In 2007, an American company, ThyssenKrupp Stainless USA, entered into three contracts with F.L. Industries, Inc. for construction of cold rolling mills at ThyssenKrupp’s steel manufacturing plant in Alabama. These contracts provided that all disputes arising between the parties in connection with the contracts would be submitted to arbitration. F.L. Industries then subcontracted with a French company, GE Energy Power Conversion France SAS, to design, manufacture, and supply motors for the cold rolling mills. GE Energy France was not a signatory to an agreement with ThyssenKrupp to arbitrate any disputes that arose out its work. Not long after GE Energy France supplied nine motors to the ThyssenKrupp plant in Alabama, ThyssenKrupp was acquired by Outokumpu Stainless USA, LLC.
Outokumpu claimed GE Energy’s motors failed and caused it substantial damages. Outukumpu and its insurers filed a lawsuit against GE Energy in Alabama state court. GE Energy removed the case to federal court under 9 U.S.C. § 205—which permits removing a state court action to federal court if the action relates to an arbitration agreement falling under the Foreign Arbitral Awards Convention. After removing the lawsuit to federal court, GE Energy asked the federal court to dismiss the lawsuit and compel arbitration on the basis of equitable estoppel – i.e. the arbitration provision in the contracts between ThyssenKrupp and F.L. Industries.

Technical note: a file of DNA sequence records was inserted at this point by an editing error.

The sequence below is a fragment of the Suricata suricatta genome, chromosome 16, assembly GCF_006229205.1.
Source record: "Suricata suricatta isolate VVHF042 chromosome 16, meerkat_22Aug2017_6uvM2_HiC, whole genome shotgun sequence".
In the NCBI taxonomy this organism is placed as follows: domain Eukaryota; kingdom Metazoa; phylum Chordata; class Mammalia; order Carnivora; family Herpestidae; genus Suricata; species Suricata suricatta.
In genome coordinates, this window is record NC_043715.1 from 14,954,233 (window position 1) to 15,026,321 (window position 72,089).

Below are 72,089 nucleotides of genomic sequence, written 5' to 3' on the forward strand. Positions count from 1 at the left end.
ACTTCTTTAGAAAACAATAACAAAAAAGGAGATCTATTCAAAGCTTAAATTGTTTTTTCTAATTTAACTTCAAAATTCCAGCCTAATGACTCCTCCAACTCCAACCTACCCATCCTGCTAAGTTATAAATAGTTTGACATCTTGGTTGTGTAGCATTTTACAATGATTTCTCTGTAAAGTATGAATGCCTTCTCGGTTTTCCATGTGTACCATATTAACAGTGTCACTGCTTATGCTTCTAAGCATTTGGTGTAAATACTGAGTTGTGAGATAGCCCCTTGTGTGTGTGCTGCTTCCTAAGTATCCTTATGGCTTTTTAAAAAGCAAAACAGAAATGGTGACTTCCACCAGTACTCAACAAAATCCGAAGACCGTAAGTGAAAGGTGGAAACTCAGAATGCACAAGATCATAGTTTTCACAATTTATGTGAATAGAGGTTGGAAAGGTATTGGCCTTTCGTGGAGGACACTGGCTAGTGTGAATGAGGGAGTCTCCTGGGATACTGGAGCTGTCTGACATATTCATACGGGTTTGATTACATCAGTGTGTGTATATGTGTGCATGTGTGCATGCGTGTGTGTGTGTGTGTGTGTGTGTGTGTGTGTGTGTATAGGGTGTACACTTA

The Supreme Court holds the Foreign Arbitral Awards Act does not preclude equitable estoppel
The federal district court granted GE Energy’s motion to dismiss and to compel arbitration but it did not rule on whether the arbitration agreement was enforceable under principles of equitable estoppel. The Eleventh Circuit Court of Appeals reversed the decision of the district court. It ruled that the Foreign Arbitral Awards Convention requires the parties actually sign an agreement to arbitrate. Because GE Energy France was not a signatory to the contracts between ThyssenKrupp and F.L. Industries, the Eleventh Circuit Court of Appeals further held that GE Energy could not rely on state-law equitable estoppel doctrines to enforce the arbitration clauses because it was not a signatory to the contract that contained the arbitration provision. The Eleventh Circuit reasoned that equitable estoppel conflicted with the Foreign Arbitral Awards Convention. Other appellate courts had come to the opposite conclusion and the Supreme Court took the case to resolve this split in the circuit courts.
The Supreme Court reversed the Eleventh Circuit and held GE Energy France could rely on equitable estoppel doctrines to compel Outokumpu to arbitration. In other words, the Court held that a foreign company can rely on state-law equitable estoppel to compel an American company to arbitrate a dispute, even though the foreign company was not a signatory to an agreement to arbitrate.
This ruling provides welcome clarity to foreign businesses operating in the United States and it gives foreign businesses another tool to avoid litigating disputes in American courts, which are notoriously expensive and time consuming when compared to other forms of dispute resolution. In terms of this one case, however, the Supreme Court declined to rule on whether GE Energy’s equitable estoppel argument was a winning one and it remanded that question to the Eleventh Circuit Court of Appeals for further proceedings.